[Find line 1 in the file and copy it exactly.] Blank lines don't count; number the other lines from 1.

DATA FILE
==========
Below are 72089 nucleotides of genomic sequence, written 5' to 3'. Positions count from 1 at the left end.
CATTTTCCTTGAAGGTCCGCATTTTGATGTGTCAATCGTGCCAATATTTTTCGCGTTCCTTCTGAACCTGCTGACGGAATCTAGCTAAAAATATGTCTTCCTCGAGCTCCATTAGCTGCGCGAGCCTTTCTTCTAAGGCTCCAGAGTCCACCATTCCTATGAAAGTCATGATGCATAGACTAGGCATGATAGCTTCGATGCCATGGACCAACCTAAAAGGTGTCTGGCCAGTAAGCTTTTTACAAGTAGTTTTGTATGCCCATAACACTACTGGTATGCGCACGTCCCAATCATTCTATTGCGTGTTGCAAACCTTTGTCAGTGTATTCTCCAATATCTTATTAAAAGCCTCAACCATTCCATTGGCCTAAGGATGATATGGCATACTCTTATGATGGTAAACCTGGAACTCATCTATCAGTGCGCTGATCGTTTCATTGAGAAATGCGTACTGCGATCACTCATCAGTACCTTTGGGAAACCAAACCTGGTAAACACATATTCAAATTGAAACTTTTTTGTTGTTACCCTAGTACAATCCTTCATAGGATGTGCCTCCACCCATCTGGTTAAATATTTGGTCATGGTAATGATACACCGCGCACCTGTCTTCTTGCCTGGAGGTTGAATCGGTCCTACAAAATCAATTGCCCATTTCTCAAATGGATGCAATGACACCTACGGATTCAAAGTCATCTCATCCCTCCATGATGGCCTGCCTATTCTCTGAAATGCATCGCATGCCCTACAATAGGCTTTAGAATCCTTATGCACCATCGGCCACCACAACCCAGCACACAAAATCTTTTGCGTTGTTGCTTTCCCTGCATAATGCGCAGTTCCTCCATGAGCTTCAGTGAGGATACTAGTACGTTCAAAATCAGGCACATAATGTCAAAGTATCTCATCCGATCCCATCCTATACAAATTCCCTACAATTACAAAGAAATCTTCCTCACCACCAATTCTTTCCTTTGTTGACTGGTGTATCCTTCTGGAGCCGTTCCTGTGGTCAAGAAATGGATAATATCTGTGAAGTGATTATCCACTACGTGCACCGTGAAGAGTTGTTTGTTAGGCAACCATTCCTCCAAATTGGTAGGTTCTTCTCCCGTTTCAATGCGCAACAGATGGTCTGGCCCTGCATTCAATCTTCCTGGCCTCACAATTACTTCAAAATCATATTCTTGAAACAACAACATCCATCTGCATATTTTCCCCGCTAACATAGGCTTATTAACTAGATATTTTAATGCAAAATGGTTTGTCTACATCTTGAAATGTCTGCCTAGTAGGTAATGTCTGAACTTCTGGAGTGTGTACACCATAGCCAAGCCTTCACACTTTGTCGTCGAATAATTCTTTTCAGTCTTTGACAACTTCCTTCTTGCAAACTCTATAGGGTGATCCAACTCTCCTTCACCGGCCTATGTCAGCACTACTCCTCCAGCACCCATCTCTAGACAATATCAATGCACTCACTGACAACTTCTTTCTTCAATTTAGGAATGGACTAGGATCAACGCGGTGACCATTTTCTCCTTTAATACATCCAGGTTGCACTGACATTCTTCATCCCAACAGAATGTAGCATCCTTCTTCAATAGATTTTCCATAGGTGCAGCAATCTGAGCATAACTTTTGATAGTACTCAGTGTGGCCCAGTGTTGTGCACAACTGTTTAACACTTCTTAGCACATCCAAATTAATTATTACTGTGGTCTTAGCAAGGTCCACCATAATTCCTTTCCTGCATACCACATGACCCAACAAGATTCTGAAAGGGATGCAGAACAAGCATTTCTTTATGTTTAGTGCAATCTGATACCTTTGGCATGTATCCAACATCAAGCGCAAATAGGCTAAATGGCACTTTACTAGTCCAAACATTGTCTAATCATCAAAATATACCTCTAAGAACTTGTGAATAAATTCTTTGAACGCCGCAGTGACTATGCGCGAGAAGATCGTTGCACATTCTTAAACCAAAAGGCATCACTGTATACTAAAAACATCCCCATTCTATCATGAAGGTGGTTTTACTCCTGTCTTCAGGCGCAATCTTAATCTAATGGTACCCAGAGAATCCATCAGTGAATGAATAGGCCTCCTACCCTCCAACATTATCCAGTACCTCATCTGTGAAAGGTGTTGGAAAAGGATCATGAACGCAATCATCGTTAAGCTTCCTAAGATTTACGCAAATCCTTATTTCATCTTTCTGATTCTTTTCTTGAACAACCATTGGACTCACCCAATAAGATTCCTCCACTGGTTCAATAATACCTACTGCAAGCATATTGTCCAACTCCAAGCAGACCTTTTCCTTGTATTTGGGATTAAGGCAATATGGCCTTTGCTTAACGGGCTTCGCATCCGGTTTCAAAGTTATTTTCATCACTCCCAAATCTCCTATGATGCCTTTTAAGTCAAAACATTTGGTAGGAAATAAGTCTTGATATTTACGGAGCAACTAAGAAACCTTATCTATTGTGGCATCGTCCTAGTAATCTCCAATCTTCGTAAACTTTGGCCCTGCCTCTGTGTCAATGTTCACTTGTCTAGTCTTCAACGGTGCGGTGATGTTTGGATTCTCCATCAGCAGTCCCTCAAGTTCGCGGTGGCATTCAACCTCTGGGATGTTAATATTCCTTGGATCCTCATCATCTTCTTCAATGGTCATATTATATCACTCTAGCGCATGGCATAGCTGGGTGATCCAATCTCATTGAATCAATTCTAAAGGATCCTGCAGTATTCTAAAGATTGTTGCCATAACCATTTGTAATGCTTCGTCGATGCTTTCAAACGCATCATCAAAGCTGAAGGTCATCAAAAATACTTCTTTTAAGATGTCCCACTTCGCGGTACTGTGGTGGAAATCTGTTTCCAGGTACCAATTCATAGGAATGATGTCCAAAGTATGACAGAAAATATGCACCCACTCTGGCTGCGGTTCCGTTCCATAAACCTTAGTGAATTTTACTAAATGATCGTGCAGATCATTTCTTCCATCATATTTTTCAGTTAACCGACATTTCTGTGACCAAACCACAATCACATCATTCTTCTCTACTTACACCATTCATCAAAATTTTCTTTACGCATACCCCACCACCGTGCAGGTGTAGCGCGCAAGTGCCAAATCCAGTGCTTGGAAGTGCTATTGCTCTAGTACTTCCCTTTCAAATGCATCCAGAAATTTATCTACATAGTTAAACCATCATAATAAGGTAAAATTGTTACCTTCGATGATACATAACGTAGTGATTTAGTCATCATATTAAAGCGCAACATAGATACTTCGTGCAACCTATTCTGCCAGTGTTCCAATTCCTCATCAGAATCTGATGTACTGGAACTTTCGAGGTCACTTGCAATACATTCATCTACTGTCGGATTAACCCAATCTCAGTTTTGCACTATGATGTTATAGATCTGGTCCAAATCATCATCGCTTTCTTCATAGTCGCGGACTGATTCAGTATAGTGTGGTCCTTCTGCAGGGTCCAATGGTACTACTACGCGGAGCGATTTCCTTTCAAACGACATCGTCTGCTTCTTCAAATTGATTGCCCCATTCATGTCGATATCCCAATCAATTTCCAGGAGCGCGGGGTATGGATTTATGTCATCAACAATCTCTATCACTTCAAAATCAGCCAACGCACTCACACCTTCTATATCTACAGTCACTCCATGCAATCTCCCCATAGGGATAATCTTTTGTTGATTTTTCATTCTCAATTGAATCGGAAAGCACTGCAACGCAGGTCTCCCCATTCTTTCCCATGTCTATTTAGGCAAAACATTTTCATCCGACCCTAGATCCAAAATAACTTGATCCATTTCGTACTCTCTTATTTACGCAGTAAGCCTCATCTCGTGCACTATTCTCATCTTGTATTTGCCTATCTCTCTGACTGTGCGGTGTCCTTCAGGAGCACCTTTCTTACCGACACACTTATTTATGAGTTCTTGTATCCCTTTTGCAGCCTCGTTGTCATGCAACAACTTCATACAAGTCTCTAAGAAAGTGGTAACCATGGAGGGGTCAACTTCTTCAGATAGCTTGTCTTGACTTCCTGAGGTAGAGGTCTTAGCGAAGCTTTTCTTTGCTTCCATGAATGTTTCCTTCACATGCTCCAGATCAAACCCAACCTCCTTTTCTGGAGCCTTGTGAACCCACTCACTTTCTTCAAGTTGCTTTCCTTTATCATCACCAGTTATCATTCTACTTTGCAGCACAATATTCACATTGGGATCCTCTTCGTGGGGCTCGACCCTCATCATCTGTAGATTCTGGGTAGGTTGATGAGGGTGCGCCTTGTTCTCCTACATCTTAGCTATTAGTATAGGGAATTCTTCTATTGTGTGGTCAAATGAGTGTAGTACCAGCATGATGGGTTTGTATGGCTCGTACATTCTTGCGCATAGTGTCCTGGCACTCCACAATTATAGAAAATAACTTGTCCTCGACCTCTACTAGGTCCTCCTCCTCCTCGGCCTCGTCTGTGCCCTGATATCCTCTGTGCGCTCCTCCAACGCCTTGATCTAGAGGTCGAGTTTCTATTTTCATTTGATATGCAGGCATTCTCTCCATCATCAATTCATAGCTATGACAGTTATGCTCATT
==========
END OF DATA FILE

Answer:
Below are 72089 nucleotides of genomic sequence, written 5' to 3'. Positions count from 1 at the left end.